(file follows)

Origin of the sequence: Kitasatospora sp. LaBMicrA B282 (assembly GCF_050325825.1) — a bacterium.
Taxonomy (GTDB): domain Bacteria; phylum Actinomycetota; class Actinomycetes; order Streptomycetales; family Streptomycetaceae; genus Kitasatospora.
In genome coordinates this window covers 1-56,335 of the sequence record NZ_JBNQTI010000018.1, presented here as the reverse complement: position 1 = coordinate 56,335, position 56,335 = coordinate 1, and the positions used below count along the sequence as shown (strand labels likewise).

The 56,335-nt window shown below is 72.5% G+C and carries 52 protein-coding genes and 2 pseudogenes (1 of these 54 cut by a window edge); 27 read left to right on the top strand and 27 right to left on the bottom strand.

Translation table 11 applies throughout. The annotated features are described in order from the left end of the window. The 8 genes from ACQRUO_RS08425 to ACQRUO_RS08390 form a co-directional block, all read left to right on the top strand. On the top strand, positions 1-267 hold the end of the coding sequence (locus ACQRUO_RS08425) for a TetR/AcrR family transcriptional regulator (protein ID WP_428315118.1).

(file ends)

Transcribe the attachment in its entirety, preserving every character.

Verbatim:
Origin of the sequence: Kitasatospora sp. LaBMicrA B282 (assembly GCF_050325825.1) — a bacterium.
Taxonomy (GTDB): domain Bacteria; phylum Actinomycetota; class Actinomycetes; order Streptomycetales; family Streptomycetaceae; genus Kitasatospora.
In genome coordinates this window covers 1-56,335 of the sequence record NZ_JBNQTI010000018.1, presented here as the reverse complement: position 1 = coordinate 56,335, position 56,335 = coordinate 1, and the positions used below count along the sequence as shown (strand labels likewise).

The 56,335-nt window shown below is 72.5% G+C and carries 52 protein-coding genes and 2 pseudogenes (1 of these 54 cut by a window edge); 27 read left to right on the top strand and 27 right to left on the bottom strand.

Translation table 11 applies throughout. The annotated features are described in order from the left end of the window. The 8 genes from ACQRUO_RS08425 to ACQRUO_RS08390 form a co-directional block, all read left to right on the top strand. On the top strand, positions 1-267 hold the end of the coding sequence (locus ACQRUO_RS08425) for a TetR/AcrR family transcriptional regulator (protein ID WP_428315118.1).